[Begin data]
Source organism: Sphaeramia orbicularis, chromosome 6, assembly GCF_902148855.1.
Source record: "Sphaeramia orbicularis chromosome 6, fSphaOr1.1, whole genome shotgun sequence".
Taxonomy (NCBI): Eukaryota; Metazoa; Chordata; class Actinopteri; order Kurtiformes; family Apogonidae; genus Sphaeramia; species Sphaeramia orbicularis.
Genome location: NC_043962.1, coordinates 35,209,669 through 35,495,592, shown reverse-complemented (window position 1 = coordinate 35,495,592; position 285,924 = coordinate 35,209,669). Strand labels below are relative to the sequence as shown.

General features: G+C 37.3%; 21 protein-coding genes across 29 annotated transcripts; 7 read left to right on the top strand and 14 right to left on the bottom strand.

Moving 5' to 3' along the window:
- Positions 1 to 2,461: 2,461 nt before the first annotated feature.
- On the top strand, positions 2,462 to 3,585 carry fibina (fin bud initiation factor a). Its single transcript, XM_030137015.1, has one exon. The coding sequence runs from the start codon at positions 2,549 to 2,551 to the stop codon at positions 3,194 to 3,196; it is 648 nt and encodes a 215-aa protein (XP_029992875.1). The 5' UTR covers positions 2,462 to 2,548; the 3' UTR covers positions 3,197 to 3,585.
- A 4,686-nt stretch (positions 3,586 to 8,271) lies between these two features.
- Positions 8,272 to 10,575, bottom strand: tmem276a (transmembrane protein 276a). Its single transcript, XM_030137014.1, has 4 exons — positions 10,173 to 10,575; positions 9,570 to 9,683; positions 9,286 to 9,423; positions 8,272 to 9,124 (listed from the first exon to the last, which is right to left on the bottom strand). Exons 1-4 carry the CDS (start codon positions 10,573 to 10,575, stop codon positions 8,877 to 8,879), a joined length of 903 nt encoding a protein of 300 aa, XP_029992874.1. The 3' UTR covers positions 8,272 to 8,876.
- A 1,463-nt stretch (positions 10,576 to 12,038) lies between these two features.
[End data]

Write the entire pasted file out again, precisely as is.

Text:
Source organism: Sphaeramia orbicularis, chromosome 6, assembly GCF_902148855.1.
Source record: "Sphaeramia orbicularis chromosome 6, fSphaOr1.1, whole genome shotgun sequence".
Taxonomy (NCBI): Eukaryota; Metazoa; Chordata; class Actinopteri; order Kurtiformes; family Apogonidae; genus Sphaeramia; species Sphaeramia orbicularis.
Genome location: NC_043962.1, coordinates 35,209,669 through 35,495,592, shown reverse-complemented (window position 1 = coordinate 35,495,592; position 285,924 = coordinate 35,209,669). Strand labels below are relative to the sequence as shown.

General features: G+C 37.3%; 21 protein-coding genes across 29 annotated transcripts; 7 read left to right on the top strand and 14 right to left on the bottom strand.

Moving 5' to 3' along the window:
- Positions 1 to 2,461: 2,461 nt before the first annotated feature.
- On the top strand, positions 2,462 to 3,585 carry fibina (fin bud initiation factor a). Its single transcript, XM_030137015.1, has one exon. The coding sequence runs from the start codon at positions 2,549 to 2,551 to the stop codon at positions 3,194 to 3,196; it is 648 nt and encodes a 215-aa protein (XP_029992875.1). The 5' UTR covers positions 2,462 to 2,548; the 3' UTR covers positions 3,197 to 3,585.
- A 4,686-nt stretch (positions 3,586 to 8,271) lies between these two features.
- Positions 8,272 to 10,575, bottom strand: tmem276a (transmembrane protein 276a). Its single transcript, XM_030137014.1, has 4 exons — positions 10,173 to 10,575; positions 9,570 to 9,683; positions 9,286 to 9,423; positions 8,272 to 9,124 (listed from the first exon to the last, which is right to left on the bottom strand). Exons 1-4 carry the CDS (start codon positions 10,573 to 10,575, stop codon positions 8,877 to 8,879), a joined length of 903 nt encoding a protein of 300 aa, XP_029992874.1. The 3' UTR covers positions 8,272 to 8,876.
- A 1,463-nt stretch (positions 10,576 to 12,038) lies between these two features.